31 August 2008

International collaboration

Stockholm/Copenhagen 2008-08-05

We would like to inform you of the status of the pilot project on generating affinity reagents towards human proteins in high-throughput format that was launched following the Affinity Reagents workshop held in Stockholm 14-15th of March 2008.

SH2 domains were chosen as the target area mainly based on two important issues: First, the presence of a strong biological community which has made a commitment to take part in evaluation of the binders and second, because the SH2 domains are small and well folded proteins of significant biological importance which would be relatively easy to produce. Available to the pilot project participants is both protein domains with a native fold generated through a structural genomics effort (SGC, http://thesgc.com/) and recombinant protein fragments (PrESTs) selected due to their low homology to other human proteins and generated through a proteomics effort (HPR, http://www.proteinatlas.org/). This allows us to compare and evaluate affinity reagents generated towards folded and unfolded protein domains, respectively. Since there is no dedicated funding for the pilot project, all the activities have to be carried out in research groups funded for other purposes. This fact raises demands on the project activities to be easily carried out as part of 'normal' activities of the participating groups.

Among approximately 60 participants at the workshop, a steering committee consisting of 17 members for the project was formed representing important laboratories and networks on a global basis. The committee meets via teleconferences on a regular basis, so far two meetings have been held in April and June (minutes attached) as two separate meetings to cover different time zones, but with the same topics discussed. The first meeting focused on more practical aspects, such as protein and affinity reagent generation as well as selection of Chairman (M. Sundstrom) and an Operations Committee (S. Graslund, M. Sundstrom and M. Uhlen), and the second meeting was mainly dedicated to a discussion on the wanted biological outcome of the project, an effort which is headed by Tony Kossiakoff and Tony Pawson.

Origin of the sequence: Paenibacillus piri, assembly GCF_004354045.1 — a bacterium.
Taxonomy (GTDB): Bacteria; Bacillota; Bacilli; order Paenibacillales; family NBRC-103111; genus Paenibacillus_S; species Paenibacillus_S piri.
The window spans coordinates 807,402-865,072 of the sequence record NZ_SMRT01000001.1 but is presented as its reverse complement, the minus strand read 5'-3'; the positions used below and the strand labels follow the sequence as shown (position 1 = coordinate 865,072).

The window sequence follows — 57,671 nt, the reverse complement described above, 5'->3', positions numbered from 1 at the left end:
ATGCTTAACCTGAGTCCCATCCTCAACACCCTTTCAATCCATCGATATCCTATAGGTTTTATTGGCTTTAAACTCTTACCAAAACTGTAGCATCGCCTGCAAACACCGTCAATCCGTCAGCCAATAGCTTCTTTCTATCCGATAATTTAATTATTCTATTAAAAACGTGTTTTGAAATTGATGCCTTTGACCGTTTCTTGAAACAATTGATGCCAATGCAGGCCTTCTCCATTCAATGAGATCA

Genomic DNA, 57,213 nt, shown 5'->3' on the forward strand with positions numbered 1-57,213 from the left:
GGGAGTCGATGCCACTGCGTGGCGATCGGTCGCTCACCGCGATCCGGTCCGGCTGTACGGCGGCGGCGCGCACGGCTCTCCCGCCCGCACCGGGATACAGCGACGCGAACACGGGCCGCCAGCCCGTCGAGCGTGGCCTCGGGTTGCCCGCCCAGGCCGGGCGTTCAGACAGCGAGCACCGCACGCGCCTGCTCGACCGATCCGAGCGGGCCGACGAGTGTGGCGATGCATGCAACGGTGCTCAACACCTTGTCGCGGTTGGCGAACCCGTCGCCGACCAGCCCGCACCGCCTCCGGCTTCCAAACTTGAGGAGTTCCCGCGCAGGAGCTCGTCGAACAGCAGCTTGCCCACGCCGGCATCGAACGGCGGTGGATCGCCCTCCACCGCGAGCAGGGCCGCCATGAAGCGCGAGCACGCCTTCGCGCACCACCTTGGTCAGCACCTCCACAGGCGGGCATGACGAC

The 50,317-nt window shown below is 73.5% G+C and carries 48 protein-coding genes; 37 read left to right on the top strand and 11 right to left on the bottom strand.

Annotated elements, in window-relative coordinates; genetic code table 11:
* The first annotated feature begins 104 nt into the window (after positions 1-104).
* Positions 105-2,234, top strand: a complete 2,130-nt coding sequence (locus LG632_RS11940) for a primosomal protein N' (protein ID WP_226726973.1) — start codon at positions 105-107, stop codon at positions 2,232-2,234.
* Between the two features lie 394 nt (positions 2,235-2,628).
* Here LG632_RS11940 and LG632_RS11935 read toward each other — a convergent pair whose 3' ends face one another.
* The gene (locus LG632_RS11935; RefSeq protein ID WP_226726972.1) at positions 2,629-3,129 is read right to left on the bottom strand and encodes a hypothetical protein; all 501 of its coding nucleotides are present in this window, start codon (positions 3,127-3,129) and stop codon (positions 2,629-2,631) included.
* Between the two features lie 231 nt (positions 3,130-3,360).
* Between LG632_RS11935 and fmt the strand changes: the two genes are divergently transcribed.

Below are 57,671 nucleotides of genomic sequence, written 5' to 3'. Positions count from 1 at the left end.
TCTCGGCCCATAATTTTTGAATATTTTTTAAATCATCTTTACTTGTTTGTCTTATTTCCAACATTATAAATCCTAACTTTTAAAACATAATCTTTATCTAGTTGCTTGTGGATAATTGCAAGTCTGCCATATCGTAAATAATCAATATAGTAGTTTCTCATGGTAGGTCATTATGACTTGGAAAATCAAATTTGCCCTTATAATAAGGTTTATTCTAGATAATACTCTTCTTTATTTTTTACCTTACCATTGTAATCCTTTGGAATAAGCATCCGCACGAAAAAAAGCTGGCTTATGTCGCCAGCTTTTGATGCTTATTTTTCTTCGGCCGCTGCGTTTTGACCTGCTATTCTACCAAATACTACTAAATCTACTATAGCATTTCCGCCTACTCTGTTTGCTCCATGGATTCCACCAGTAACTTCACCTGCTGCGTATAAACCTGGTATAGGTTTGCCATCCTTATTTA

In summary, antigens/proteins were sent to participating laboratories in May and June and generation and selection of affinity reagents will start at various time-points, depending on laboratory and methods used, and validated binders should be ready for biological evaluation in December 2008. A second affinity binders workshop will be held in March in Austria, organised by the ProteomeBinders project.

20 target proteins were chosen based on feasibility as well as from advice from the biological community. To date, seven research groups working with different technologies to generate renewable affinity reagents have joined the project and have received a first batch of proteins comprising 12 folded domains and 11 PrESTs covering 18 targets in total.

The seven groups participating gives the project good coverage of different methods to produce renewable affinity reagents, but there is still an opportunity for further labs to join. Please contact us if you are interested and feel free to forward this information to anyone whom you think might find it interesting.